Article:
Handling emergency calls during winter weather

Published: Dec. 22, 2022 at 8:08 PM CST
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JONESBORO, Ark. (KAIT) - With winter weather in Arkansas, crashes can be guaranteed, and first responders need to know where to go first.

The morning of Thursday, Dec. 22 at the E-911 center in Jonesboro started out slow for dispatchers working.

Across their computer screens were ARDOT cameras, most of them focused on conditions in the west, where the wintry conditions were already wreaking havoc.

The cameras showed crashes in cities like Conway, a frozen bridge in Springdale, and one screen showed the storm nearing Jonesboro.

“Just wait till the afternoon,” a dispatcher said.

Supervisor Mellenee Bennett has worked as a dispatcher for over 20 years. She said the priority is to get dispatchers to the building if winter weather becomes a threat.

“We are first responders. We are the first person that whoever is having an emergency, we are their lifeline,” she said.

The E-911 center has a few windows, but none of the dispatchers could see through them. Instead, they rely on much of what everyone else does…

”We rely on our news stations to help us know when the weather is going to be here. We also do the iDrive Arkansas. We have those apps in the dispatch center that we can look at as well,” Bennett said.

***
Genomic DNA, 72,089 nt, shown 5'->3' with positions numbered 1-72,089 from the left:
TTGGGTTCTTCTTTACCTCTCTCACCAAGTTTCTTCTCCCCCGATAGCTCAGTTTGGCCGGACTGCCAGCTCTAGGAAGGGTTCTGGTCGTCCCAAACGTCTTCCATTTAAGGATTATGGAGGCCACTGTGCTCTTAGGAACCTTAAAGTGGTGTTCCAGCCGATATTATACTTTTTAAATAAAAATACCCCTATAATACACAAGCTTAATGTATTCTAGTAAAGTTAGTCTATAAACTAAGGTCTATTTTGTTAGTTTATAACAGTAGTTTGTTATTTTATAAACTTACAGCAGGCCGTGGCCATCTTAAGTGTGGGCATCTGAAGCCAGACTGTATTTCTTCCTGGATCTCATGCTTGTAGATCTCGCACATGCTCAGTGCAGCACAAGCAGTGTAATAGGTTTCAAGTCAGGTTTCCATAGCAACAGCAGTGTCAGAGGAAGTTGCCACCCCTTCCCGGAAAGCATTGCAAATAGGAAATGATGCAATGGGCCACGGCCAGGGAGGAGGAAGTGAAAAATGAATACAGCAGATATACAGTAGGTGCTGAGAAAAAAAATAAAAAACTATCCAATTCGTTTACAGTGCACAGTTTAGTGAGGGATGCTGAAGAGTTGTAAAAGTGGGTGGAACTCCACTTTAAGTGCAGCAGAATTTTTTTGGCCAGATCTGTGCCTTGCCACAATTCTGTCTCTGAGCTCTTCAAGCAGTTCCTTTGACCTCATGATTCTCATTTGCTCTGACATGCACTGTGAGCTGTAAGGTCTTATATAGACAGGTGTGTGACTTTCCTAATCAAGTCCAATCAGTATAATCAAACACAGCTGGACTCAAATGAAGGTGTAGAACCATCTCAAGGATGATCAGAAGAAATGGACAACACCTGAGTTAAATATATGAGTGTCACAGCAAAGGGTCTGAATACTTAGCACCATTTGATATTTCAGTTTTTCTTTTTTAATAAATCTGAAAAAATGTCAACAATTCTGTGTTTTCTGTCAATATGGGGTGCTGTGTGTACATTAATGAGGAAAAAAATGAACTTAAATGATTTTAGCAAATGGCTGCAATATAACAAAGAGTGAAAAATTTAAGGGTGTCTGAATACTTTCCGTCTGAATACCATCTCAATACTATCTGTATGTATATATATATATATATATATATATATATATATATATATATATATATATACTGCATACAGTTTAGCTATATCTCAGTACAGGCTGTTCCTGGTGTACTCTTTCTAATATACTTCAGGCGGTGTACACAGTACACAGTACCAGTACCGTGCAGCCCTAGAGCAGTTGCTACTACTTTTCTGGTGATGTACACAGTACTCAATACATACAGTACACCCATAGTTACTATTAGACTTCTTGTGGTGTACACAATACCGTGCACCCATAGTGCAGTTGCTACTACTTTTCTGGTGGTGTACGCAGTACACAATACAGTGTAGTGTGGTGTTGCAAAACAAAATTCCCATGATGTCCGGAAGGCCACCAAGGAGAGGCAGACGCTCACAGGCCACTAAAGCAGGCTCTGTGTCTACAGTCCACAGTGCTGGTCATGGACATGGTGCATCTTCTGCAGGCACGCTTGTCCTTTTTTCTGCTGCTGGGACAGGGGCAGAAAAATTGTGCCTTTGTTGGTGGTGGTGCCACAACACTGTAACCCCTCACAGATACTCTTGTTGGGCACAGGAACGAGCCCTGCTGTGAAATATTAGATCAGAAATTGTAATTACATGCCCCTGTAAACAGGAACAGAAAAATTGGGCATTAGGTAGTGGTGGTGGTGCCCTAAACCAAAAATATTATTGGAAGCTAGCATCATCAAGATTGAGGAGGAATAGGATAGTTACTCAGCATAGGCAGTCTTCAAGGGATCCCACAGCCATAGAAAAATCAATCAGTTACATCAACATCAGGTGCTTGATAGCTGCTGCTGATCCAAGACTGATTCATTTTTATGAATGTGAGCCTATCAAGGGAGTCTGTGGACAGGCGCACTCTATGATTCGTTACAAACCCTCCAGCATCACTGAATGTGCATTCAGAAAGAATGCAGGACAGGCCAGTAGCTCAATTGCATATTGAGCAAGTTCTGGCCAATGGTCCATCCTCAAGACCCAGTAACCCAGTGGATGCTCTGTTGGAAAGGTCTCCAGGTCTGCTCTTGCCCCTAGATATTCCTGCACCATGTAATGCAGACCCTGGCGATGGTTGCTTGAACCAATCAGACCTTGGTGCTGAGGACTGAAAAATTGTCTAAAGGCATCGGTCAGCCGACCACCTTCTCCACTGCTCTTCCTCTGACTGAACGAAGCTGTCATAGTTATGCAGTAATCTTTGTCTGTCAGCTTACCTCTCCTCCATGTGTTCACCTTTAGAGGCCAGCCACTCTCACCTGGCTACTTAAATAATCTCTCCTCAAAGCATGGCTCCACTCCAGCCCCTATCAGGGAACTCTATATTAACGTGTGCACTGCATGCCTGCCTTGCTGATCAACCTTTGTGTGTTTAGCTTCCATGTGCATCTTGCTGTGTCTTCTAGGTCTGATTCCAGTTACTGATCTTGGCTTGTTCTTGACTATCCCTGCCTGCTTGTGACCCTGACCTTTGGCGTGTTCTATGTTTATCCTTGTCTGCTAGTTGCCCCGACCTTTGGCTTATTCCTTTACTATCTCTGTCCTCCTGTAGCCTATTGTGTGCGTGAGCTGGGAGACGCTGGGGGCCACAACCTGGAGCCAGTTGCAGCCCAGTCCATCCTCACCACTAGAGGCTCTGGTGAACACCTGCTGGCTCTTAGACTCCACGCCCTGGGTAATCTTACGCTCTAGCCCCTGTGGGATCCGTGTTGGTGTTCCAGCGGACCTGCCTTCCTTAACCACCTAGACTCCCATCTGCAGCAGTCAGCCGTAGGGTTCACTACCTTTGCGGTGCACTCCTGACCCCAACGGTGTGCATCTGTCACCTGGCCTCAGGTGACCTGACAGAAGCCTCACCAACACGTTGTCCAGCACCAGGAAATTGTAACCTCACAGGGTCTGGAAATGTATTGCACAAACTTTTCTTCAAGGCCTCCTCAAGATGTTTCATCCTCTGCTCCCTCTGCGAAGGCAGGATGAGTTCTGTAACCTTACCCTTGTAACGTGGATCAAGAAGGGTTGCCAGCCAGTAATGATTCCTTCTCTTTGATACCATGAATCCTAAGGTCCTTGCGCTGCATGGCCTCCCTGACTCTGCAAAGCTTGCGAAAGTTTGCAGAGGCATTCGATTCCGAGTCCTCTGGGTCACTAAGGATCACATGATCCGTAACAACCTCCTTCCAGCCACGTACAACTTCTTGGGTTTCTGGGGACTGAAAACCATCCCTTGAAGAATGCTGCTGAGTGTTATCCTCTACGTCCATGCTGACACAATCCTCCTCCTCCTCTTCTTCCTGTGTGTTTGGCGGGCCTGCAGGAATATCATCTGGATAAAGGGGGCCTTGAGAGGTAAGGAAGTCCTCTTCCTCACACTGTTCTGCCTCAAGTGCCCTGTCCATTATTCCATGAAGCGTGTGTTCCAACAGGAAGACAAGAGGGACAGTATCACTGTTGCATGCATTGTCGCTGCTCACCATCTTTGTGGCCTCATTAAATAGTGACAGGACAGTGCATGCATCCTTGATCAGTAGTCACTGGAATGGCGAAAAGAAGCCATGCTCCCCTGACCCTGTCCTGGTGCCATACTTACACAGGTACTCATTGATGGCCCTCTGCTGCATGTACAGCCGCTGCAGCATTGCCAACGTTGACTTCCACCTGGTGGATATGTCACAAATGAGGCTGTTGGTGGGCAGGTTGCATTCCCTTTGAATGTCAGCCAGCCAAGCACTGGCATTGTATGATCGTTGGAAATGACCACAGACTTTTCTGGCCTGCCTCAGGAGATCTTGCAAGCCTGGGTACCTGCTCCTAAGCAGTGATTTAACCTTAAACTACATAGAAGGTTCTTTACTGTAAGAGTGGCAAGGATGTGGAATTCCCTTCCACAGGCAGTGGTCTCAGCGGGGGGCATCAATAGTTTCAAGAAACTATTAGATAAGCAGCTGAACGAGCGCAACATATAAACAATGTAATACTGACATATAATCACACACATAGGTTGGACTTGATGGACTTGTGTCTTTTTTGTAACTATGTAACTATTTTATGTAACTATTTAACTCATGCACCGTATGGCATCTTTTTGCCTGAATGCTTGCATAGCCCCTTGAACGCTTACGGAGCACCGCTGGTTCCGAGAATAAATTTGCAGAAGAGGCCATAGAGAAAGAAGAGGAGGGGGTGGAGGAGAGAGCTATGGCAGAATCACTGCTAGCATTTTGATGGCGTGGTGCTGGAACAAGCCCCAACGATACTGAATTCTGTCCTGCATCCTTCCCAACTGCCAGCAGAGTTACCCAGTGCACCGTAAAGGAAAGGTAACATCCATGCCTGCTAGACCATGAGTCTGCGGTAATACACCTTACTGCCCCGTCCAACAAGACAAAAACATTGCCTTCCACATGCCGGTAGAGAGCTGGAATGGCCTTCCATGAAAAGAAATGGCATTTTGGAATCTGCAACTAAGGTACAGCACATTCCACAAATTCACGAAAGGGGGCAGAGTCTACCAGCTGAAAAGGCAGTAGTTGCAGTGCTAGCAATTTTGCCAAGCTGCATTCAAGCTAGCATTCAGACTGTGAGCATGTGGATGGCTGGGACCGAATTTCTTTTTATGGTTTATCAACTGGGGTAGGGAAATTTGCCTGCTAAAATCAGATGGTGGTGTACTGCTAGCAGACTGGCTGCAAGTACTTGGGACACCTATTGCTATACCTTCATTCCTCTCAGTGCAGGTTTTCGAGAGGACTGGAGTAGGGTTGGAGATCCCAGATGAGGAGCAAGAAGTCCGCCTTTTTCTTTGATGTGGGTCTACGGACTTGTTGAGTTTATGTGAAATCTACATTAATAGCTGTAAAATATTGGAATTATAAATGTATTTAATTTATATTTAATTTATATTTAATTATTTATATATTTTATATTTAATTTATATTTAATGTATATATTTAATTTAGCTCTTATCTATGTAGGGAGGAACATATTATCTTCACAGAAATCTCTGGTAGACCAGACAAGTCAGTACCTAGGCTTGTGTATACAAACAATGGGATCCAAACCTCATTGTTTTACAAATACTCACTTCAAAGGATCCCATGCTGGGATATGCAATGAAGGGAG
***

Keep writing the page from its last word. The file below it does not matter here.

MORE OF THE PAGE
Once the afternoon came and the dispatchers on shift went home, the dispatchers on the new shift would handle the mayhem.

Bennett said not all calls that come in during winter weather are for crashes.

Often, the dispatchers are a fountain of information for the public.

“A lot of calls, people will have not prepared their homes busted pipes. We have to tell them who they need to call for that. Their electricity may go out,” Bennett said.

However, information the dispatchers don’t need to give out is on road conditions.

The city of Jonesboro asked people not to call the dispatchers, as the information is available via iDriveArkansas.com.

As the afternoon came, so did the snow, and as if on cue, the calls followed.

There were vehicles stalled, crashes, and power outages. At times, the dispatchers had difficulty sending help.

“When you have a lot of priority calls come in at the same time and you’re trying to figure out the resources to send… there may not always be what you need available out there at that moment,” dispatcher Sierra Long said.

Bennett said many of the crashes are avoidable.

“90% of them are preventable if people would just stay home. I know people do have to get out, people must be at work, but have someone bring you that knows how to drive on the ice and the snow,” she said.

The E911 center is also prepared for the worst, as the building has a generator in the event of a power outage.

In the end, the dispatchers are ready for the winter and to answer the call no matter what.